Detroit Pistons draft preview: Haliburton’s IQ, character, versatility make him a prime candidate at 7
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History says it’s a virtual certainty a future All-Star, perhaps even a future MVP, will be available when the Pistons go on the clock to make the seventh pick in the 2020 NBA draft.
It’s too early to judge the 2018 and ’19 drafts – though early returns suggest form will hold as young players like Tyler Herro (13th pick in 2019) and Shai Gilgeous-Alexander (11th pick in ’18) already appear on an All-Star track – but go back a decade and every draft has produced players who either already are or will be multi-time All-Stars or even MVP winners who were taken with the seventh pick or beyond.
The 2017 draft has already produced All-Stars in Donovan Mitchell (13th) and Bam Adebayo (14th). Jamal Murray, a breakout star of the NBA’s Orlando bubble, was the seventh pick in 2016. Devin Booker was the 13th pick in 2015 and Nikola Jokic went 41st in 2014.
Two-time MVP Giannis Antetokounmpo was the 15th pick in 2013 and three-time All-Star – and three-time NBA champion – Draymond Green was the 35th pick in 2012. His Golden State teammate, Klay Thompson, was the 11th pick in 2011 when two-time NBA Finals MVP Kawhi Leonard went 15th. Paul George was the 10th pick in 2010 and two-time MVP Steph Curry was the seventh pick in 2009.
So when Dwane Casey said in early October, after months of digesting video of top prospects, he was confident the Pistons would get a foundational piece at the seventh pick, he had history – and faith in the eye of new general manager Troy Weaver – in his corner.
Leading to the Nov. 18 draft, Pistons.com will profile 12 candidates to hear their name called when the Pistons announce the pick. Next up: guard Tyrese Haliburton.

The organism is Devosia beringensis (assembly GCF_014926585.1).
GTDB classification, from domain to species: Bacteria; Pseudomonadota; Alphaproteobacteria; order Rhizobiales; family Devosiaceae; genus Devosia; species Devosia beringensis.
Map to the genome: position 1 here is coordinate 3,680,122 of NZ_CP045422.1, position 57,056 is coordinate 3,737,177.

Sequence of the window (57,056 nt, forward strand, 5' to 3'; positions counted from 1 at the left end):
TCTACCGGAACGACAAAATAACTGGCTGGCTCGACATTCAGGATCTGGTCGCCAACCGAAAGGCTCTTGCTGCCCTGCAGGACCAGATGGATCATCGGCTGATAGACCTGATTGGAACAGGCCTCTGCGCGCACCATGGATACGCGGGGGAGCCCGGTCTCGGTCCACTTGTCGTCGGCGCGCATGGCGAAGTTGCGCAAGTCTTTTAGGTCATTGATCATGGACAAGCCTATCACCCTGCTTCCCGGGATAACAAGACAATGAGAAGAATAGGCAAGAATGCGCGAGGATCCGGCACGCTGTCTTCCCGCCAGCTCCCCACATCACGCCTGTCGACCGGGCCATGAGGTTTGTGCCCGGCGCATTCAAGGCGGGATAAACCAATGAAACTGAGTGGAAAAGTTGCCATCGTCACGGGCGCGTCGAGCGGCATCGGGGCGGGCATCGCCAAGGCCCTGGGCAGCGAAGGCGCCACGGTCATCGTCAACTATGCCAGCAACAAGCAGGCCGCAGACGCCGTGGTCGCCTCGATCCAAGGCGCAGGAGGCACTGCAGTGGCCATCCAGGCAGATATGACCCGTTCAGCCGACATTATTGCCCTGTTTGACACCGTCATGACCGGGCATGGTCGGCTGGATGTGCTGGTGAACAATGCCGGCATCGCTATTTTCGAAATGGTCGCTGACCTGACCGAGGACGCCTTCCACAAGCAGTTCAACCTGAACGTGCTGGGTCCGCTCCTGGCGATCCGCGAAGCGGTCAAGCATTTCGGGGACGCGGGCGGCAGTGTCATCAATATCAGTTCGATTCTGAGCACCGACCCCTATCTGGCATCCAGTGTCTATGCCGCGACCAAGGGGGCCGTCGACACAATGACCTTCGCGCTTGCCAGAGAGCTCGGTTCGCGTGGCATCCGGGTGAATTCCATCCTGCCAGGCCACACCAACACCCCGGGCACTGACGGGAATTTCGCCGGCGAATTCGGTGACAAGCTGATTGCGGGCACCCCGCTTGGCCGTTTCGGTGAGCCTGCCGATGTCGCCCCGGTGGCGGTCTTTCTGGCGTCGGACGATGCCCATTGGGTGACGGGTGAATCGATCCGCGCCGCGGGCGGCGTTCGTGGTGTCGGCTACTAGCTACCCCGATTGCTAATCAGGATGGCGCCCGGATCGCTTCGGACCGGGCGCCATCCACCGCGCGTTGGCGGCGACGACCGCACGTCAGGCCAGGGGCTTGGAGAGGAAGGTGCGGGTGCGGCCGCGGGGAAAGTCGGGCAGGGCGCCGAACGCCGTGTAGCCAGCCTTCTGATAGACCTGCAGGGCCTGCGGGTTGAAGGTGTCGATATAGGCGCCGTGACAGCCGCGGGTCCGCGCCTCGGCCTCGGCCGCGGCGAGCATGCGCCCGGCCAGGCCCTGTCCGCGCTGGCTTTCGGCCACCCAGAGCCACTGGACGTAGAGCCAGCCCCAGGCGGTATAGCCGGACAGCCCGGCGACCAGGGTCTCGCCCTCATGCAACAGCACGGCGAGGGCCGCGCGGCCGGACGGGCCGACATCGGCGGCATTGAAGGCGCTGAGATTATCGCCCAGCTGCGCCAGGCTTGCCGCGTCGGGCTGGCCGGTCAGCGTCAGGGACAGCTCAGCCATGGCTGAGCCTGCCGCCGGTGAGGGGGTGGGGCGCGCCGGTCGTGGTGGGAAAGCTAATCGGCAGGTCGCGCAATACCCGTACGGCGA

FIRST-ROUND CANDIDATE: TYRESE HALIBURTON
ID CARD: 6-foot-5 guard, Iowa State, 20 years old
DRAFT RANGE: Ranked 8th by ESPN.com, 8th by The Athletic, 4th by SI.com
SCOUTS LOVE: There isn’t a prospect in the draft who’ll generate as many accolades for character and basketball IQ as Haliburton. His upbeat personality and intelligence shines through in interviews. “He’s the complete package in terms of intangibles,” Iowa State assistant coach James Kane told Mike Schmitz of ESPN.com. Haliburton was clearly the most impressive of the players the NBA arranged to make available for remote interviews with media as part of the virtual combine held recently. Haliburton is an anomaly – a generic three-star recruit who quickly established himself as a one-and-done candidate as an Iowa State freshman. He chose to return for his sophomore season, where he took over as Iowa State’s primary playmaker and clear leader, averaging 15.2 points, 6.5 assists, 5.9 rebounds and 2.5 steals while shooting .504 overall and .419 from the 3-point arc. And those numbers came despite the fact Haliburton broke his wrist in late December yet played through the injury for more than a month before being forced out for the season. In the heavily scouted Battle for Atlantis last November, Haliburton averaged 22.7 points, 7.0 assists and 7.7 rebounds against high-caliber opponents Michigan, Alabama and Seton Hall while shooting .542 overall and .452 from the 3-point arc.